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In measure 5 to 12 of this R. Schultz arr. of Pachelbel's "Canon in D", the left hand plays the arpeggios. two measures of "bass" half-notes with "tenor" broken chord eighth notes

I have seen various fingering for the left hand:
(a) 5 5 3 1 | 5 5 3 1 | 5 5 3 1 | 5 5 3 1 ....
or
(b) 5 1 3 1 | 5 4 2 1 | 5 1 3 1 | 5 1 3 1 ....

The sustain pedal is depressed for the first 2 beats and then again for the second 2 beats of each measure. So the notes of each arpeggio are sustained.

What are the possible reasons to choose (a) over (b)?
Is there any general principle that can guide the choice?

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  • 2
    With the first approach, it's probably better to use 4 on the F sharp.
    – phoog
    Jul 15, 2021 at 17:41
  • It could also be argued that the 8th notes on the bottom staff are intended to be played by the right hand, since their stems are pointing upward, in which case I might go with a [5 1 3 4] for each case. It could even be split with the left hand playing the bass and first 8th note with [5 1] and the right playing melody and the other two 8th notes [5 . 1 2] (similar to Bach's Prelude in C). Some people will say that somehow ruins the flow, but I don't think that's necessarily the case, and it's probably the least hand-stretchy way to get a good legato on those half notes. Jul 16, 2021 at 13:44

3 Answers 3

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It doesn't really matter whether you attempt connected arpeggio fingering or do a complete shift of position. But it's easier to make it sound consistent if you don't chop and change between the two. As you probably CAN'T connect low D with F♯ a 10th above, better to do the shift. That's (a) - except that 4 would be better than 5 on the F♯.

Think of it like this.

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Fingering (a)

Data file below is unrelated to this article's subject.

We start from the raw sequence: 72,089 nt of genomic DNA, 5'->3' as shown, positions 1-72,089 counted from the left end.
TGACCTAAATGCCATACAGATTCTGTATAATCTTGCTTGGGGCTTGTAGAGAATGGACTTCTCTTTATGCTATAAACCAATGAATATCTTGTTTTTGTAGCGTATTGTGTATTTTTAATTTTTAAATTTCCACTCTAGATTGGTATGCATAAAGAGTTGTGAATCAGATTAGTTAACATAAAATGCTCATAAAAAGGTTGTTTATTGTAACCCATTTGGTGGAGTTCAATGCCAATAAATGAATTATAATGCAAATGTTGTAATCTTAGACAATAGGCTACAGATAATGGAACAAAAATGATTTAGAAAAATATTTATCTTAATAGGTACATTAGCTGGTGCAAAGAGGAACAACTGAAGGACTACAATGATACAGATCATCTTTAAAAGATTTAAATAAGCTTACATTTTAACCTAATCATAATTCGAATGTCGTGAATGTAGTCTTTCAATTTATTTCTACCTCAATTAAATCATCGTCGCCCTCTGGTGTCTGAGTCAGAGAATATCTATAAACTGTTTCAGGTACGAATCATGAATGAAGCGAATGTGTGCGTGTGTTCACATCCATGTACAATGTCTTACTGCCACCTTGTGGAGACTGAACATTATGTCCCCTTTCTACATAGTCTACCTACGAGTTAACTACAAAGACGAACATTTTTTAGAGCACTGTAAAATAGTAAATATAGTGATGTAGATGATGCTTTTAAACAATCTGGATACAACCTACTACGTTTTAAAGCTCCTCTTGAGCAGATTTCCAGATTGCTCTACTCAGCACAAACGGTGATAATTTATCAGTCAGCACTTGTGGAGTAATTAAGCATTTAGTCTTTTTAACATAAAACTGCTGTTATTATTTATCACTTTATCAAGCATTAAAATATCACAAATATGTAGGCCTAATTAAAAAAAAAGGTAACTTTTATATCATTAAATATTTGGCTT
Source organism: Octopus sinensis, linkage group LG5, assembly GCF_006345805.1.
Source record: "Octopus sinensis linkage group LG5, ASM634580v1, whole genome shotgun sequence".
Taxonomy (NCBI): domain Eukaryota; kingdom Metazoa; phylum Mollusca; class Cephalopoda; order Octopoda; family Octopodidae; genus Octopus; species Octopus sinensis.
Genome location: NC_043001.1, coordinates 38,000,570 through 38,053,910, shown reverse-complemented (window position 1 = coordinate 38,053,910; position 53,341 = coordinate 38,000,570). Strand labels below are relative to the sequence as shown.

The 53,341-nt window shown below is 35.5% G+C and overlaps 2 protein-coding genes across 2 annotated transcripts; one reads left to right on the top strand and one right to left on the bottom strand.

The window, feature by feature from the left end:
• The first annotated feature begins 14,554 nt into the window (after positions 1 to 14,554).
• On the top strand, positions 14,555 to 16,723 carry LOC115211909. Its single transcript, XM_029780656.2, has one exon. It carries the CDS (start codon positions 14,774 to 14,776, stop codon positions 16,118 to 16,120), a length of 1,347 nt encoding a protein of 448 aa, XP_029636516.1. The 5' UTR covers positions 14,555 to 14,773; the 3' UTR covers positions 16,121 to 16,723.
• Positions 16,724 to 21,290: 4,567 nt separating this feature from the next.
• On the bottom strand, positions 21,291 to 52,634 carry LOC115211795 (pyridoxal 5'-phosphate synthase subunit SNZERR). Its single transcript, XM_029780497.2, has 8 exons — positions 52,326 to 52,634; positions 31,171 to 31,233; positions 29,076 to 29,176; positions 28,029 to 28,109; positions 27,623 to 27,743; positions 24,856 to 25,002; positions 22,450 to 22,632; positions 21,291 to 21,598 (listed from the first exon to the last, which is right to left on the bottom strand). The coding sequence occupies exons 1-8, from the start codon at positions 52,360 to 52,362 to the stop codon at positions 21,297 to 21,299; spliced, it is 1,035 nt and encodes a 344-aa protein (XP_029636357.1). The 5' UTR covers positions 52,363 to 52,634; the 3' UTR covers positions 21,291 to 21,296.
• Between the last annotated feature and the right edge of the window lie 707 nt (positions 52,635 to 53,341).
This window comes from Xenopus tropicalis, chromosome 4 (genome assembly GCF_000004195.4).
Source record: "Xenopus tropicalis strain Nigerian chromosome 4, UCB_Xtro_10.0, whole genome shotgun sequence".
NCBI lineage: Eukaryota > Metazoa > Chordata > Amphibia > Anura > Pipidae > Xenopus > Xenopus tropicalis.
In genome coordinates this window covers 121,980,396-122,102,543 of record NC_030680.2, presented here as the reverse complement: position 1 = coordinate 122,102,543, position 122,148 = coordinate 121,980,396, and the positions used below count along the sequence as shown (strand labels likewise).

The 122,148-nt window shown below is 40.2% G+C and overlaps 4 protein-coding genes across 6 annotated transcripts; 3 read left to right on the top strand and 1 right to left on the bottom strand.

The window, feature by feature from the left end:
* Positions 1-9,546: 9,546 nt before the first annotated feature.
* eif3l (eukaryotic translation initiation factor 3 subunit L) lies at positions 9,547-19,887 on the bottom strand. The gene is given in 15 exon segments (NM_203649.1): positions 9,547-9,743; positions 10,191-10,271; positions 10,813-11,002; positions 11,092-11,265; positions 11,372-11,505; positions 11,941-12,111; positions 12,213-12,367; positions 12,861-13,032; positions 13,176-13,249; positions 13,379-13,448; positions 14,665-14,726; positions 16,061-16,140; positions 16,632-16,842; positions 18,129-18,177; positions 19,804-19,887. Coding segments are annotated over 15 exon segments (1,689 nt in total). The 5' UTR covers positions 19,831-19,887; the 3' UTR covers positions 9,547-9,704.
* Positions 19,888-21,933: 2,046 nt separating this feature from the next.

This fingering emphasizes the separation of musical voices. The lowest voice —the half notes — is necessarily detached from the middle voice — the broken chords.

This fingering also may be easier, especially for someone with a smaller hand span. It also allows for the most familiar hand positions/fingerings for the broken chords.

The danger of this fingering is that if the player isn't careful, there is a natural temptation to "leap" off of the bass note, creating an accent. If attended to carefully, however, the accent can be avoided.

Fingering (b)

This fingering facilitates a smooth connection between all pitches. It will tend to obscure the differentiation of the voices, but it will also tend to avoid the "leaping" accent described above.

How to choose

I prefer fingering (a) because of its easier preservation of independent voices. In a polyphonic piece like this one, I feel that's the guiding principle: there are two voices in the left hand, not a single arpeggio.

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solution B) for a beginner: it's easier to take the octave by 5-1 than 5-5, while A) is better for training and the block chords. (perception and analysing!)

So both fingerings are practicable and useful. Don't bother which one is better, try to practice both solutions, each one makes sence and has a positive effect for learning.

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